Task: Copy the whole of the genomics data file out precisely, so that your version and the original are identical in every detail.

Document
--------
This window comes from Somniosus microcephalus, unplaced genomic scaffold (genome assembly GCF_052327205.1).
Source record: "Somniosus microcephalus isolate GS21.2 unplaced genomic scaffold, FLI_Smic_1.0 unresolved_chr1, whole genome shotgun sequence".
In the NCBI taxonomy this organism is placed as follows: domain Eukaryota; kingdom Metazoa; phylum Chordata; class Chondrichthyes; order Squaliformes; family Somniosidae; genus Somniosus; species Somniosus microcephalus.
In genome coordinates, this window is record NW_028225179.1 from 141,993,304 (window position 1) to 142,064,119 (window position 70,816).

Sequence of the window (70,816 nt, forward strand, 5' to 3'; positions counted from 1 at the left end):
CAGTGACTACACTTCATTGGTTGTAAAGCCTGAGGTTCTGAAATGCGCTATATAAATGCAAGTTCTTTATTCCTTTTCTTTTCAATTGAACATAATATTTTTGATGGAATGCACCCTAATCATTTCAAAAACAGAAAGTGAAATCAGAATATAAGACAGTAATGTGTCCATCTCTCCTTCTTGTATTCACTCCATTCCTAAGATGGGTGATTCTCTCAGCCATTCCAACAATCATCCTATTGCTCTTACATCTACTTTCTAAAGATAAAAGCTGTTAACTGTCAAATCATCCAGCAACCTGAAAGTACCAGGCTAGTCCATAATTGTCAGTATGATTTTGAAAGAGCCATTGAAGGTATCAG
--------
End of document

This window comes from Somniosus microcephalus, unplaced genomic scaffold (genome assembly GCF_052327205.1).
Source record: "Somniosus microcephalus isolate GS21.2 unplaced genomic scaffold, FLI_Smic_1.0 unresolved_chr1, whole genome shotgun sequence".
In the NCBI taxonomy this organism is placed as follows: domain Eukaryota; kingdom Metazoa; phylum Chordata; class Chondrichthyes; order Squaliformes; family Somniosidae; genus Somniosus; species Somniosus microcephalus.
In genome coordinates, this window is record NW_028225179.1 from 141,993,304 (window position 1) to 142,064,119 (window position 70,816).

Sequence of the window (70,816 nt, forward strand, 5' to 3'; positions counted from 1 at the left end):
CAGTGACTACACTTCATTGGTTGTAAAGCCTGAGGTTCTGAAATGCGCTATATAAATGCAAGTTCTTTATTCCTTTTCTTTTCAATTGAACATAATATTTTTGATGGAATGCACCCTAATCATTTCAAAAACAGAAAGTGAAATCAGAATATAAGACAGTAATGTGTCCATCTCTCCTTCTTGTATTCACTCCATTCCTAAGATGGGTGATTCTCTCAGCCATTCCAACAATCATCCTATTGCTCTTACATCTACTTTCTAAAGATAAAAGCTGTTAACTGTCAAATCATCCAGCAACCTGAAAGTACCAGGCTAGTCCATAATTGTCAGTATGATTTTGAAAGAGCCATTGAAGGTATCAG